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This is the top part of the base that is not going to be in the concrete. The space in the middle is where the mast is going to go. As you can see, those bolted plates do come off when the mast is going to be lowered. The other flat bar in the middle is where the winch is going to be attached.

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Here is the bottom of the base that is going in the hole. I will add some gravel for drainage before pouring the concrete.

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This is the 2" bottom mast that is drilled with a 3/8" hole in 2 areas for the 1 1/2" mast. This way it is going to be easy when inserting the 1 1/2" pipe to have the pipe marked then drilled.

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This is the 1 1/2"x21' long mast. This is going to be inserted in the 2" bottom mast. If you look closely, you will see to little rings that I made up so when inserted in the 2" mast it will fit nice and snug.This is done in the first 3 foot part of the 1 1/2"x21'. Then just above the first ring I drilled the 3/8" holes right through the mast and also do this above the second spacer ring. After welding the rings in place I tried to insert the the masts together but had to grind a little all around the ring to size it up properly. After grinding the rings the 1 1/2" top mast fit perfectly in the 2" bottom mast with little movement.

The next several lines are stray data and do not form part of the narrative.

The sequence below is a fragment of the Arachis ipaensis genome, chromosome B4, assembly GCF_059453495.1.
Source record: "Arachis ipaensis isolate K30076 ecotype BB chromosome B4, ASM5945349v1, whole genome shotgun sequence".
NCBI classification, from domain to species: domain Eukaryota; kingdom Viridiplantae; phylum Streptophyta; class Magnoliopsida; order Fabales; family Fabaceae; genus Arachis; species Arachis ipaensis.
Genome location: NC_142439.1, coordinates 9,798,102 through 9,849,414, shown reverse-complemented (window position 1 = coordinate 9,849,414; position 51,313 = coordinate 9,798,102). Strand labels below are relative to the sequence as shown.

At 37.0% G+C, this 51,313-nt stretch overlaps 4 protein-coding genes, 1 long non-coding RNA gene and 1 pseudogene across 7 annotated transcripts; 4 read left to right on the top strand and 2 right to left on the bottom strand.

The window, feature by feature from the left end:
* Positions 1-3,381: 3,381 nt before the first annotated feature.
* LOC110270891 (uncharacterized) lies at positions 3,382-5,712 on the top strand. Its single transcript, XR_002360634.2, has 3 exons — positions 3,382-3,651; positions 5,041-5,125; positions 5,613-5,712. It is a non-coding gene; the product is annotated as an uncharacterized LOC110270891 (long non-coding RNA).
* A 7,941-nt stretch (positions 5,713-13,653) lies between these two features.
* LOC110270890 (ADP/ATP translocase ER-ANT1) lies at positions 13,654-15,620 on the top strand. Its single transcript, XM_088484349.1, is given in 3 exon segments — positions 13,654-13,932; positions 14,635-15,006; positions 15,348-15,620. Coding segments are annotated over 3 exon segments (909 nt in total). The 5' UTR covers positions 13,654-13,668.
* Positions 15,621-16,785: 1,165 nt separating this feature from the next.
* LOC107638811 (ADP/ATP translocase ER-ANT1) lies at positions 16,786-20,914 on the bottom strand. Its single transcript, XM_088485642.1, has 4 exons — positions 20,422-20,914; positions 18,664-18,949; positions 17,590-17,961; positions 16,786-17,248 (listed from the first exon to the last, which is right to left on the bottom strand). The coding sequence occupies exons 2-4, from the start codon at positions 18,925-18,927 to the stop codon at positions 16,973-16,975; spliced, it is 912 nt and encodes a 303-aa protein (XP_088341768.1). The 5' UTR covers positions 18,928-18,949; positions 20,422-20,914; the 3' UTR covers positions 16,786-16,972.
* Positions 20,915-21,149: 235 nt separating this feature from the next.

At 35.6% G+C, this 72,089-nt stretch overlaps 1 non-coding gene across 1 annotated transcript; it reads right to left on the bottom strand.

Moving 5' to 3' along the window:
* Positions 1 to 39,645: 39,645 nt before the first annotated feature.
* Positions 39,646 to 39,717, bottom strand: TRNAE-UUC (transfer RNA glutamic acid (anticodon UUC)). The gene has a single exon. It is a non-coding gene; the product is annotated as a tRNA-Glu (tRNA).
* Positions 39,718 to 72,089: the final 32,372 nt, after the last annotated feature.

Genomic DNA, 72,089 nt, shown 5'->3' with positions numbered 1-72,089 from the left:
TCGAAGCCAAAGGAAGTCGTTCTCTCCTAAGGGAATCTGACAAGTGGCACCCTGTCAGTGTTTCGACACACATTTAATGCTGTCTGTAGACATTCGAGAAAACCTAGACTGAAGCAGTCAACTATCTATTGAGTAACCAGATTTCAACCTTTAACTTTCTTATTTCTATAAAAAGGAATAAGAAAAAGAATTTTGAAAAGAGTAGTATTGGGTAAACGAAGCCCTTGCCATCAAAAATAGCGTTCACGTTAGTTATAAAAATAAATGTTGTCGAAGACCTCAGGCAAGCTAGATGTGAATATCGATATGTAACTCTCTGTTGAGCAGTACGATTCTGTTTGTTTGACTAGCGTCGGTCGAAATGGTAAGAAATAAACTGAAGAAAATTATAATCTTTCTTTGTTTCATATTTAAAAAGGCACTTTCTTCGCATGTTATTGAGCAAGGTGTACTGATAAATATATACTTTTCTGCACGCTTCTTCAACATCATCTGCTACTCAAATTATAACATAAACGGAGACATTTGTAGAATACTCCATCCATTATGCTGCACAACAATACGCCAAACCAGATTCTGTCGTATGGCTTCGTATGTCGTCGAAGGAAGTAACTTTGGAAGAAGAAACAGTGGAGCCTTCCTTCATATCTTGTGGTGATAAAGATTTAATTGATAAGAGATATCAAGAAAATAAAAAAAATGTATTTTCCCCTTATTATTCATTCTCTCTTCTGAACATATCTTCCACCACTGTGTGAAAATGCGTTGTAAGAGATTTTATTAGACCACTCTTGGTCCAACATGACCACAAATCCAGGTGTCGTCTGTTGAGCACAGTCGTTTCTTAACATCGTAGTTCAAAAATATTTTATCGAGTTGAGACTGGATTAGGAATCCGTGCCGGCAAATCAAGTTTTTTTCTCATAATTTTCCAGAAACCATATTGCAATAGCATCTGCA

Note: I drilled the 2" mast pipe first so I can mark the 1 1/2" once it fit properly.

Thanks to my nephew, I finally got some time and some help digging my hole.

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It does not look like it but the hole is 14" diameter and 5' deep. The hole was dug more on the angle towards the bottom to protect from frost and to be more stable. So the bottom of the hole is probably around 16" to 17" diameter.

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Finally got a chance to put the base in the hole. It took 10 bags (30 kg) to fill the hole! The Corona tasted so good after I was done in the hot sun. I braced the base with 2 2x4's and made sure it was all plumb and good. It turned out perfect.